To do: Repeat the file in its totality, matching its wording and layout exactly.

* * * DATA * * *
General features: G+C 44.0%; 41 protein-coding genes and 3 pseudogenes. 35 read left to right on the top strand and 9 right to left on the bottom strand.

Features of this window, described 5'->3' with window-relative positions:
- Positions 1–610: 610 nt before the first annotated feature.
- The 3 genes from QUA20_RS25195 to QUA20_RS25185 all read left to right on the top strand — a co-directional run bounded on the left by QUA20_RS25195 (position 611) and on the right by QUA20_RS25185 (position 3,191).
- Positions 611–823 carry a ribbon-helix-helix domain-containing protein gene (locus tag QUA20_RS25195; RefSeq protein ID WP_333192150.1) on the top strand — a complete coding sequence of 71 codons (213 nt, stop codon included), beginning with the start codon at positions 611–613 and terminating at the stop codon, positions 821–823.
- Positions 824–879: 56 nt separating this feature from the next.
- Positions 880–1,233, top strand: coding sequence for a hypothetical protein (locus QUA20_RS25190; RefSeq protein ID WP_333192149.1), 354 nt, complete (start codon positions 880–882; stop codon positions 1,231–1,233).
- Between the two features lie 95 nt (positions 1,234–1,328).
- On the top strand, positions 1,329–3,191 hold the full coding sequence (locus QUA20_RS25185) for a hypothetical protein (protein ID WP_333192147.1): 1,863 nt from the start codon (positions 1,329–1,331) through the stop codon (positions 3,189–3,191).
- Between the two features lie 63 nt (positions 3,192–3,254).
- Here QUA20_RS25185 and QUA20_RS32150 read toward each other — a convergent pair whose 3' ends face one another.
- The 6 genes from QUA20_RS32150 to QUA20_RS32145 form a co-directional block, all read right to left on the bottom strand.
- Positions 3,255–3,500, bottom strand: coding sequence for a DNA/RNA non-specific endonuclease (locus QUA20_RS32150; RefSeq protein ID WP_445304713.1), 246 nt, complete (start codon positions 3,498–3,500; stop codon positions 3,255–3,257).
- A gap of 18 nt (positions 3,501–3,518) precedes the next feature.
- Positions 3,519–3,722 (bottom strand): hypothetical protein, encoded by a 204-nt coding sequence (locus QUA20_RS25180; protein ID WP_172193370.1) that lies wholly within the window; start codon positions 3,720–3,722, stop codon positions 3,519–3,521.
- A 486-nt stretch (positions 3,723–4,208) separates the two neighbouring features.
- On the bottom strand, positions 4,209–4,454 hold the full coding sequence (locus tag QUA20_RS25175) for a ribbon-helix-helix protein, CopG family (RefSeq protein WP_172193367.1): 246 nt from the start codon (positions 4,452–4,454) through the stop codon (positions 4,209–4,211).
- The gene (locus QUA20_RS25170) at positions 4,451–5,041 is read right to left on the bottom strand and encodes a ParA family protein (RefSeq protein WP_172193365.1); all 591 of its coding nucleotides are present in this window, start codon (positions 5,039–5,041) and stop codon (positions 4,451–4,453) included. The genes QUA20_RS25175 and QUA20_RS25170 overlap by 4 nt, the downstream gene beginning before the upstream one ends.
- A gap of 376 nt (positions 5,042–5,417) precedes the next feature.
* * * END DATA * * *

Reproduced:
General features: G+C 44.0%; 41 protein-coding genes and 3 pseudogenes. 35 read left to right on the top strand and 9 right to left on the bottom strand.

Features of this window, described 5'->3' with window-relative positions:
- Positions 1–610: 610 nt before the first annotated feature.
- The 3 genes from QUA20_RS25195 to QUA20_RS25185 all read left to right on the top strand — a co-directional run bounded on the left by QUA20_RS25195 (position 611) and on the right by QUA20_RS25185 (position 3,191).
- Positions 611–823 carry a ribbon-helix-helix domain-containing protein gene (locus tag QUA20_RS25195; RefSeq protein ID WP_333192150.1) on the top strand — a complete coding sequence of 71 codons (213 nt, stop codon included), beginning with the start codon at positions 611–613 and terminating at the stop codon, positions 821–823.
- Positions 824–879: 56 nt separating this feature from the next.
- Positions 880–1,233, top strand: coding sequence for a hypothetical protein (locus QUA20_RS25190; RefSeq protein ID WP_333192149.1), 354 nt, complete (start codon positions 880–882; stop codon positions 1,231–1,233).
- Between the two features lie 95 nt (positions 1,234–1,328).
- On the top strand, positions 1,329–3,191 hold the full coding sequence (locus QUA20_RS25185) for a hypothetical protein (protein ID WP_333192147.1): 1,863 nt from the start codon (positions 1,329–1,331) through the stop codon (positions 3,189–3,191).
- Between the two features lie 63 nt (positions 3,192–3,254).
- Here QUA20_RS25185 and QUA20_RS32150 read toward each other — a convergent pair whose 3' ends face one another.
- The 6 genes from QUA20_RS32150 to QUA20_RS32145 form a co-directional block, all read right to left on the bottom strand.
- Positions 3,255–3,500, bottom strand: coding sequence for a DNA/RNA non-specific endonuclease (locus QUA20_RS32150; RefSeq protein ID WP_445304713.1), 246 nt, complete (start codon positions 3,498–3,500; stop codon positions 3,255–3,257).
- A gap of 18 nt (positions 3,501–3,518) precedes the next feature.
- Positions 3,519–3,722 (bottom strand): hypothetical protein, encoded by a 204-nt coding sequence (locus QUA20_RS25180; protein ID WP_172193370.1) that lies wholly within the window; start codon positions 3,720–3,722, stop codon positions 3,519–3,521.
- A 486-nt stretch (positions 3,723–4,208) separates the two neighbouring features.
- On the bottom strand, positions 4,209–4,454 hold the full coding sequence (locus tag QUA20_RS25175) for a ribbon-helix-helix protein, CopG family (RefSeq protein WP_172193367.1): 246 nt from the start codon (positions 4,452–4,454) through the stop codon (positions 4,209–4,211).
- The gene (locus QUA20_RS25170) at positions 4,451–5,041 is read right to left on the bottom strand and encodes a ParA family protein (RefSeq protein WP_172193365.1); all 591 of its coding nucleotides are present in this window, start codon (positions 5,039–5,041) and stop codon (positions 4,451–4,453) included. The genes QUA20_RS25175 and QUA20_RS25170 overlap by 4 nt, the downstream gene beginning before the upstream one ends.
- A gap of 376 nt (positions 5,042–5,417) precedes the next feature.